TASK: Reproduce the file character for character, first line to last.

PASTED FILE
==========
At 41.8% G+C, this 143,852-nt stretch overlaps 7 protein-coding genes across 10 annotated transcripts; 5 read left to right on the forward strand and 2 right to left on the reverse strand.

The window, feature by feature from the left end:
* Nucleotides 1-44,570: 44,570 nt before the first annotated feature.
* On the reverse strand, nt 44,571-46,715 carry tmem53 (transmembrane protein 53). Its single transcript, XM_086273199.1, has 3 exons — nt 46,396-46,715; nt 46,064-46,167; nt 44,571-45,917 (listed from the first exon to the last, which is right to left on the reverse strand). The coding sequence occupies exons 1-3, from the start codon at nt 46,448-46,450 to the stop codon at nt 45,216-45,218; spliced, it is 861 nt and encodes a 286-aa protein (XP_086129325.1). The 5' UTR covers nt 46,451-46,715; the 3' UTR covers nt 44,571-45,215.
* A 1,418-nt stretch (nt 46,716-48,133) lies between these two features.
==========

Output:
At 41.8% G+C, this 143,852-nt stretch overlaps 7 protein-coding genes across 10 annotated transcripts; 5 read left to right on the forward strand and 2 right to left on the reverse strand.

The window, feature by feature from the left end:
* Nucleotides 1-44,570: 44,570 nt before the first annotated feature.
* On the reverse strand, nt 44,571-46,715 carry tmem53 (transmembrane protein 53). Its single transcript, XM_086273199.1, has 3 exons — nt 46,396-46,715; nt 46,064-46,167; nt 44,571-45,917 (listed from the first exon to the last, which is right to left on the reverse strand). The coding sequence occupies exons 1-3, from the start codon at nt 46,448-46,450 to the stop codon at nt 45,216-45,218; spliced, it is 861 nt and encodes a 286-aa protein (XP_086129325.1). The 5' UTR covers nt 46,451-46,715; the 3' UTR covers nt 44,571-45,215.
* A 1,418-nt stretch (nt 46,716-48,133) lies between these two features.